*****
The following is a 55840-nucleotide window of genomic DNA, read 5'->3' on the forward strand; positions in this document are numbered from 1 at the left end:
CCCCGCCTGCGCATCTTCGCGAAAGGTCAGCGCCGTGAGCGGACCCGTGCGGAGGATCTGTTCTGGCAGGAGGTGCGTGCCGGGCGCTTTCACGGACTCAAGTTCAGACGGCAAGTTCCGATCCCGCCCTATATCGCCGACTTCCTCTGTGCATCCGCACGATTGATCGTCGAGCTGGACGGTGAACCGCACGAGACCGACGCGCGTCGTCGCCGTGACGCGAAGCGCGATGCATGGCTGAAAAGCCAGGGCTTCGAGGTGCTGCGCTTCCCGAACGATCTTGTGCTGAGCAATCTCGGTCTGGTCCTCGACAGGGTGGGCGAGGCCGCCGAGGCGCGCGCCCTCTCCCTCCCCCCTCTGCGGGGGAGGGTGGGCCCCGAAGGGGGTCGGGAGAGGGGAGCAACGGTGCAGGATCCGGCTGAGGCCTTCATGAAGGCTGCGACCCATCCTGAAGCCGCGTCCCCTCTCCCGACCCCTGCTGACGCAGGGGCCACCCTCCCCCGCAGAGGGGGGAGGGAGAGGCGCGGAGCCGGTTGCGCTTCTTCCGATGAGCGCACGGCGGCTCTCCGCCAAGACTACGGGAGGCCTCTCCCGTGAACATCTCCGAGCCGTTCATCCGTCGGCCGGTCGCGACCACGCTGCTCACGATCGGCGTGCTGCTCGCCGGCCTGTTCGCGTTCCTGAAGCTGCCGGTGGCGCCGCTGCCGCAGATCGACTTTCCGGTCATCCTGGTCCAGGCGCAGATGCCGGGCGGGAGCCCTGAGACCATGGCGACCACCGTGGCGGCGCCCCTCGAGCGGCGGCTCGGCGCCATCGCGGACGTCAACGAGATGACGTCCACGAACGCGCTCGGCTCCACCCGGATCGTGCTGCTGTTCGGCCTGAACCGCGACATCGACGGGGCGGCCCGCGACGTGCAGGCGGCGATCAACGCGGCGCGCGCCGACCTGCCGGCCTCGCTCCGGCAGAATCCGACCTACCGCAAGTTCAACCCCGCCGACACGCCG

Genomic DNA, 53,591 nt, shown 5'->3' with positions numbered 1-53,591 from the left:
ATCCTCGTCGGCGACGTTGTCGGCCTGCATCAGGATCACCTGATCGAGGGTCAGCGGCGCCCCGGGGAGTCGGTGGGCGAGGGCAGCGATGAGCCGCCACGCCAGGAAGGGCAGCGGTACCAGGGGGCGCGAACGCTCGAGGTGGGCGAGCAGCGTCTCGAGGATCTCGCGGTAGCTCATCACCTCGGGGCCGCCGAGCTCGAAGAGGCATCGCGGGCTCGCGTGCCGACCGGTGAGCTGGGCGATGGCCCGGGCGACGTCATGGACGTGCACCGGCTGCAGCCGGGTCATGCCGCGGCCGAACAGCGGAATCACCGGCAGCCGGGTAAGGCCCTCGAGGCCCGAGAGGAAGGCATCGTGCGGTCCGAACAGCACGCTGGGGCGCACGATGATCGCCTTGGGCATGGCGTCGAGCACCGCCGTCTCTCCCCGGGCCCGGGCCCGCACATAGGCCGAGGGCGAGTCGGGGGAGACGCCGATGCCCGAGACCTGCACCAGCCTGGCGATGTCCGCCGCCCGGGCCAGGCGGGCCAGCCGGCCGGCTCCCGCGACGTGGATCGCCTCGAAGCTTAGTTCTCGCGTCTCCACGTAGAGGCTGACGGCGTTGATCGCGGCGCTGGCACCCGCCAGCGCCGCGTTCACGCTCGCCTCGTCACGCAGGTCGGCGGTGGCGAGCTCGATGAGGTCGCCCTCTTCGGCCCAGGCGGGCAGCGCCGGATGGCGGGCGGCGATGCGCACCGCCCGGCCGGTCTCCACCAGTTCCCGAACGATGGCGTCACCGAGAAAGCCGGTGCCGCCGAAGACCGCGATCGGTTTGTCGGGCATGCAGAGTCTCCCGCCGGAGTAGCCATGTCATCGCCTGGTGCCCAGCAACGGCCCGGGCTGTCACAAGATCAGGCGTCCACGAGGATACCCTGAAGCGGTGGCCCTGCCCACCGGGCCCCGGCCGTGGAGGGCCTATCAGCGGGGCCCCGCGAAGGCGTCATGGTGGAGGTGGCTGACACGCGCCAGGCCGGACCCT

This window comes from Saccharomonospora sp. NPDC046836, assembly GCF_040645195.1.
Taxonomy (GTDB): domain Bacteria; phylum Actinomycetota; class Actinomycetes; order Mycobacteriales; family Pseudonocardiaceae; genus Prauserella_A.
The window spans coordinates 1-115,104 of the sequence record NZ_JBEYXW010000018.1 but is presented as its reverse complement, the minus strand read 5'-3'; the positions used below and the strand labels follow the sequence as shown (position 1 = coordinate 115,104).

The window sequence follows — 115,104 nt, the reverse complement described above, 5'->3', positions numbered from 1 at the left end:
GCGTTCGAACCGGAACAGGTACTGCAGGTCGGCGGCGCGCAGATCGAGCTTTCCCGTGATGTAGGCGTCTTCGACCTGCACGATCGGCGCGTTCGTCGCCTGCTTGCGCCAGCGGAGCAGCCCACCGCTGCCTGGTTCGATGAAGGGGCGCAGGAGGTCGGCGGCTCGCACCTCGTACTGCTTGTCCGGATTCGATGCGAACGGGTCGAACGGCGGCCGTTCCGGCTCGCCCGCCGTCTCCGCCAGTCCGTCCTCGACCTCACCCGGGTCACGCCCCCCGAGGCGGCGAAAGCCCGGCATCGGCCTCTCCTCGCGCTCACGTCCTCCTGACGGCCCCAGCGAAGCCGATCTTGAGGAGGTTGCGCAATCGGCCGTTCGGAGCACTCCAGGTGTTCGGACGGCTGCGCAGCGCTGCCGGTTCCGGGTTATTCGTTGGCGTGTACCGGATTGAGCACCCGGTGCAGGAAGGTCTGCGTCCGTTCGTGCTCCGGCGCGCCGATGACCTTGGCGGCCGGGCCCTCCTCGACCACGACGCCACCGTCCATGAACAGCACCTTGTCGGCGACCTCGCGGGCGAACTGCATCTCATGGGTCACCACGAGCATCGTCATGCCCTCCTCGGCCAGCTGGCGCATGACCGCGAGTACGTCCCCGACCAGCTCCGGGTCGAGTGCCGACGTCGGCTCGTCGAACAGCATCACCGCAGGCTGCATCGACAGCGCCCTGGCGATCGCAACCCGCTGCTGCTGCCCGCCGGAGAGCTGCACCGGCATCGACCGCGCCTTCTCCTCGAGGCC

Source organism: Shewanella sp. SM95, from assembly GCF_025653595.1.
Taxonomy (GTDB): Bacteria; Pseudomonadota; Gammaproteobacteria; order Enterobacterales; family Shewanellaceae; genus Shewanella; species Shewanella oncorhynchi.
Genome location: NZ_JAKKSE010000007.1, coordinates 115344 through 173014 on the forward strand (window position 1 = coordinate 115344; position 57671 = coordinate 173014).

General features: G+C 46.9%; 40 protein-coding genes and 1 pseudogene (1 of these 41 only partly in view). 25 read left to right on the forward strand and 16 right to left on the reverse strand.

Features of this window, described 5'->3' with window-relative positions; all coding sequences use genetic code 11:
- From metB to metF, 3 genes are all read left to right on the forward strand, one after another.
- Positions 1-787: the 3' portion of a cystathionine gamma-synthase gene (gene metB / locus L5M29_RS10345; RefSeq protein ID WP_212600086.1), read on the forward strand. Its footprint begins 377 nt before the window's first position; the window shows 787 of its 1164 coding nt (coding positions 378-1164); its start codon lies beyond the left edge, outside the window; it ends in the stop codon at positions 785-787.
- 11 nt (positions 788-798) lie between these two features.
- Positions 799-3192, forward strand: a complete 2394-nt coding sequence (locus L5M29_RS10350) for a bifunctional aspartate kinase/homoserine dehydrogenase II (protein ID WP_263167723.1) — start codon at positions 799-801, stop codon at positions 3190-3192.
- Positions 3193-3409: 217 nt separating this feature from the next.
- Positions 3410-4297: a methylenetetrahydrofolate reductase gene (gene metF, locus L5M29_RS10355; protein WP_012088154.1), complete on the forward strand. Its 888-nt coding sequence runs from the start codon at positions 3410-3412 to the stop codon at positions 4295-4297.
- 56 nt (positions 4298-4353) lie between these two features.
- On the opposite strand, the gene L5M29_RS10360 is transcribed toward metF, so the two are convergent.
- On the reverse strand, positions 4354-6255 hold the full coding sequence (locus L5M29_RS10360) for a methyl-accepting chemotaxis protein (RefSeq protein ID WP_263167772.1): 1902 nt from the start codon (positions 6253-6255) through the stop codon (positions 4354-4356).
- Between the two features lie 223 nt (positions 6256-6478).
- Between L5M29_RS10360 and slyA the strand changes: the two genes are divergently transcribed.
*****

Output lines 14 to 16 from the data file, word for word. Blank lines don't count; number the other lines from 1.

Features of this window, described 5'->3' with window-relative positions; all coding sequences use genetic code 11:
- From metB to metF, 3 genes are all read left to right on the forward strand, one after another.
- Positions 1-787: the 3' portion of a cystathionine gamma-synthase gene (gene metB / locus L5M29_RS10345; RefSeq protein ID WP_212600086.1), read on the forward strand. Its footprint begins 377 nt before the window's first position; the window shows 787 of its 1164 coding nt (coding positions 378-1164); its start codon lies beyond the left edge, outside the window; it ends in the stop codon at positions 785-787.